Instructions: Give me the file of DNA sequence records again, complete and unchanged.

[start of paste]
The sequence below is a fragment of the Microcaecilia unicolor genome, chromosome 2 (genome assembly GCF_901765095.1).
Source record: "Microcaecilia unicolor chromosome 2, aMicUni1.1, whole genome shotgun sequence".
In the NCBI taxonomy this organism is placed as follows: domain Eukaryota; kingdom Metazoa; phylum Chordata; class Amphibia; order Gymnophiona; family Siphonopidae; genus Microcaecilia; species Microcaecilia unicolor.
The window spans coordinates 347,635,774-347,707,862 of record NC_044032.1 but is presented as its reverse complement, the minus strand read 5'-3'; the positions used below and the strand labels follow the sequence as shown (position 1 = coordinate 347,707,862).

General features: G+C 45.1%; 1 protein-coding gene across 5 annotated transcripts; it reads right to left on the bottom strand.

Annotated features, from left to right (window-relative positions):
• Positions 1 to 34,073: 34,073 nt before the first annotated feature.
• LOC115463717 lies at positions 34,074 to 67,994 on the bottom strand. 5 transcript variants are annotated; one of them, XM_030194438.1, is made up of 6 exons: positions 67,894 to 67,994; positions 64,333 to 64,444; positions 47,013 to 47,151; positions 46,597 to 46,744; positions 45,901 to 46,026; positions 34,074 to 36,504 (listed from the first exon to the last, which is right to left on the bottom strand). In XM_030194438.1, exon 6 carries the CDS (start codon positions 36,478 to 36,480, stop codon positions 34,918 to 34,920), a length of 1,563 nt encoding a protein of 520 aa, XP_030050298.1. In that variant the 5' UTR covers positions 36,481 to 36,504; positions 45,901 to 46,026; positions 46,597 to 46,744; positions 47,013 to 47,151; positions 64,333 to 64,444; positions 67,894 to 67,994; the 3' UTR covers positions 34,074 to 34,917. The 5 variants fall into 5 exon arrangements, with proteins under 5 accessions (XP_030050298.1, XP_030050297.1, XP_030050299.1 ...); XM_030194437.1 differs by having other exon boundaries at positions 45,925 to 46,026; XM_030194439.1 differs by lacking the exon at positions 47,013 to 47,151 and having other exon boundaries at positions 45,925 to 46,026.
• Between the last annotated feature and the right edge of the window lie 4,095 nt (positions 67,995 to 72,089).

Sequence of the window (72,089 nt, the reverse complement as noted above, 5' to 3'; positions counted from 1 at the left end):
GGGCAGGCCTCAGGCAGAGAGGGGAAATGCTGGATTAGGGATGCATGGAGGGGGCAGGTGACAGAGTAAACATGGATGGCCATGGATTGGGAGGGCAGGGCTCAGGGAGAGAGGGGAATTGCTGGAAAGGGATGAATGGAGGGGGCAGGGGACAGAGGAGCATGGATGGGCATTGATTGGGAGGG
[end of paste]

The sequence below is a fragment of the Microcaecilia unicolor genome, chromosome 2 (genome assembly GCF_901765095.1).
Source record: "Microcaecilia unicolor chromosome 2, aMicUni1.1, whole genome shotgun sequence".
In the NCBI taxonomy this organism is placed as follows: domain Eukaryota; kingdom Metazoa; phylum Chordata; class Amphibia; order Gymnophiona; family Siphonopidae; genus Microcaecilia; species Microcaecilia unicolor.
The window spans coordinates 347,635,774-347,707,862 of record NC_044032.1 but is presented as its reverse complement, the minus strand read 5'-3'; the positions used below and the strand labels follow the sequence as shown (position 1 = coordinate 347,707,862).

General features: G+C 45.1%; 1 protein-coding gene across 5 annotated transcripts; it reads right to left on the bottom strand.

Annotated features, from left to right (window-relative positions):
• Positions 1 to 34,073: 34,073 nt before the first annotated feature.
• LOC115463717 lies at positions 34,074 to 67,994 on the bottom strand. 5 transcript variants are annotated; one of them, XM_030194438.1, is made up of 6 exons: positions 67,894 to 67,994; positions 64,333 to 64,444; positions 47,013 to 47,151; positions 46,597 to 46,744; positions 45,901 to 46,026; positions 34,074 to 36,504 (listed from the first exon to the last, which is right to left on the bottom strand). In XM_030194438.1, exon 6 carries the CDS (start codon positions 36,478 to 36,480, stop codon positions 34,918 to 34,920), a length of 1,563 nt encoding a protein of 520 aa, XP_030050298.1. In that variant the 5' UTR covers positions 36,481 to 36,504; positions 45,901 to 46,026; positions 46,597 to 46,744; positions 47,013 to 47,151; positions 64,333 to 64,444; positions 67,894 to 67,994; the 3' UTR covers positions 34,074 to 34,917. The 5 variants fall into 5 exon arrangements, with proteins under 5 accessions (XP_030050298.1, XP_030050297.1, XP_030050299.1 ...); XM_030194437.1 differs by having other exon boundaries at positions 45,925 to 46,026; XM_030194439.1 differs by lacking the exon at positions 47,013 to 47,151 and having other exon boundaries at positions 45,925 to 46,026.
• Between the last annotated feature and the right edge of the window lie 4,095 nt (positions 67,995 to 72,089).

Sequence of the window (72,089 nt, the reverse complement as noted above, 5' to 3'; positions counted from 1 at the left end):
GGGCAGGCCTCAGGCAGAGAGGGGAAATGCTGGATTAGGGATGCATGGAGGGGGCAGGTGACAGAGTAAACATGGATGGCCATGGATTGGGAGGGCAGGGCTCAGGGAGAGAGGGGAATTGCTGGAAAGGGATGAATGGAGGGGGCAGGGGACAGAGGAGCATGGATGGGCATTGATTGGGAGGG